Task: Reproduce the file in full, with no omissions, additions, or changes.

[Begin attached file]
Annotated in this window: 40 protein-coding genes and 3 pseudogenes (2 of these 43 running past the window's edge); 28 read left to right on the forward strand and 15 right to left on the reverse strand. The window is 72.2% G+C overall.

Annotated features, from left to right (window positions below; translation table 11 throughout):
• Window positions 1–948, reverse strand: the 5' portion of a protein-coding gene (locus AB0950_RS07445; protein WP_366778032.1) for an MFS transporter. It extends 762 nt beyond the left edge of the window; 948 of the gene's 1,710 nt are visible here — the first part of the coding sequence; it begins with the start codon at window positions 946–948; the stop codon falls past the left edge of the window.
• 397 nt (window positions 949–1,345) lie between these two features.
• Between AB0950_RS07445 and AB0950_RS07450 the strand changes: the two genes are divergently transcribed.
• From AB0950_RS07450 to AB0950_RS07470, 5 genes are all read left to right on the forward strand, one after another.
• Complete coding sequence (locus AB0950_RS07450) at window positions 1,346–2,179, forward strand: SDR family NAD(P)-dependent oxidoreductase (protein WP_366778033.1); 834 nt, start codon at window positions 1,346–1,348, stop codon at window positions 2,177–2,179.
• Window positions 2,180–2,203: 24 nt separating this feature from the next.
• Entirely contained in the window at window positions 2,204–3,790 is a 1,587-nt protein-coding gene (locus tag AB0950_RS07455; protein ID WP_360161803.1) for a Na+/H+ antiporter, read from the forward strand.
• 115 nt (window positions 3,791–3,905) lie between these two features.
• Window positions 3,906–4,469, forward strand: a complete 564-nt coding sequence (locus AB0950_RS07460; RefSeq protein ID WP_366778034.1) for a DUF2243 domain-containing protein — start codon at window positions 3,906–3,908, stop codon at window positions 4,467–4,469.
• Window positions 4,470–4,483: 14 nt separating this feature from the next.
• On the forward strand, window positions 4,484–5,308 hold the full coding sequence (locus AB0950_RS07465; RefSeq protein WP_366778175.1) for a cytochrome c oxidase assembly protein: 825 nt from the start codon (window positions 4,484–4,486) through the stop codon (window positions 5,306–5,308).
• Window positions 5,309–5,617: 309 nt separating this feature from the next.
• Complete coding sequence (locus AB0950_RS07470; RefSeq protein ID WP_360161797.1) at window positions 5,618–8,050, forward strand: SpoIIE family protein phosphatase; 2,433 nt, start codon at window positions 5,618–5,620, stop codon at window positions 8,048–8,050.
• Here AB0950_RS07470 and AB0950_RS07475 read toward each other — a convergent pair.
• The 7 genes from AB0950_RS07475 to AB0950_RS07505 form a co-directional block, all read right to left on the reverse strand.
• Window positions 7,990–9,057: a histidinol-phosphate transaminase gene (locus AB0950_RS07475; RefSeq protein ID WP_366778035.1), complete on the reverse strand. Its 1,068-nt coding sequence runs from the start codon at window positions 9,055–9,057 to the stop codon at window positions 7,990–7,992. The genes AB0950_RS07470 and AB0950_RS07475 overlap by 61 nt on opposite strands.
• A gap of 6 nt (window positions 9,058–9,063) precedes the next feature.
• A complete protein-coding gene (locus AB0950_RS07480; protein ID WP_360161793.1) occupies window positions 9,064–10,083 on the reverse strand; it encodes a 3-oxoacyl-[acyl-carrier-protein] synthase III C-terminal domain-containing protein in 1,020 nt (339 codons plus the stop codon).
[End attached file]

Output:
Annotated in this window: 40 protein-coding genes and 3 pseudogenes (2 of these 43 running past the window's edge); 28 read left to right on the forward strand and 15 right to left on the reverse strand. The window is 72.2% G+C overall.

Annotated features, from left to right (window positions below; translation table 11 throughout):
• Window positions 1–948, reverse strand: the 5' portion of a protein-coding gene (locus AB0950_RS07445; protein WP_366778032.1) for an MFS transporter. It extends 762 nt beyond the left edge of the window; 948 of the gene's 1,710 nt are visible here — the first part of the coding sequence; it begins with the start codon at window positions 946–948; the stop codon falls past the left edge of the window.
• 397 nt (window positions 949–1,345) lie between these two features.
• Between AB0950_RS07445 and AB0950_RS07450 the strand changes: the two genes are divergently transcribed.
• From AB0950_RS07450 to AB0950_RS07470, 5 genes are all read left to right on the forward strand, one after another.
• Complete coding sequence (locus AB0950_RS07450) at window positions 1,346–2,179, forward strand: SDR family NAD(P)-dependent oxidoreductase (protein WP_366778033.1); 834 nt, start codon at window positions 1,346–1,348, stop codon at window positions 2,177–2,179.
• Window positions 2,180–2,203: 24 nt separating this feature from the next.
• Entirely contained in the window at window positions 2,204–3,790 is a 1,587-nt protein-coding gene (locus tag AB0950_RS07455; protein ID WP_360161803.1) for a Na+/H+ antiporter, read from the forward strand.
• 115 nt (window positions 3,791–3,905) lie between these two features.
• Window positions 3,906–4,469, forward strand: a complete 564-nt coding sequence (locus AB0950_RS07460; RefSeq protein ID WP_366778034.1) for a DUF2243 domain-containing protein — start codon at window positions 3,906–3,908, stop codon at window positions 4,467–4,469.
• Window positions 4,470–4,483: 14 nt separating this feature from the next.
• On the forward strand, window positions 4,484–5,308 hold the full coding sequence (locus AB0950_RS07465; RefSeq protein WP_366778175.1) for a cytochrome c oxidase assembly protein: 825 nt from the start codon (window positions 4,484–4,486) through the stop codon (window positions 5,306–5,308).
• Window positions 5,309–5,617: 309 nt separating this feature from the next.
• Complete coding sequence (locus AB0950_RS07470; RefSeq protein ID WP_360161797.1) at window positions 5,618–8,050, forward strand: SpoIIE family protein phosphatase; 2,433 nt, start codon at window positions 5,618–5,620, stop codon at window positions 8,048–8,050.
• Here AB0950_RS07470 and AB0950_RS07475 read toward each other — a convergent pair.
• The 7 genes from AB0950_RS07475 to AB0950_RS07505 form a co-directional block, all read right to left on the reverse strand.
• Window positions 7,990–9,057: a histidinol-phosphate transaminase gene (locus AB0950_RS07475; RefSeq protein ID WP_366778035.1), complete on the reverse strand. Its 1,068-nt coding sequence runs from the start codon at window positions 9,055–9,057 to the stop codon at window positions 7,990–7,992. The genes AB0950_RS07470 and AB0950_RS07475 overlap by 61 nt on opposite strands.
• A gap of 6 nt (window positions 9,058–9,063) precedes the next feature.
• A complete protein-coding gene (locus AB0950_RS07480; protein ID WP_360161793.1) occupies window positions 9,064–10,083 on the reverse strand; it encodes a 3-oxoacyl-[acyl-carrier-protein] synthase III C-terminal domain-containing protein in 1,020 nt (339 codons plus the stop codon).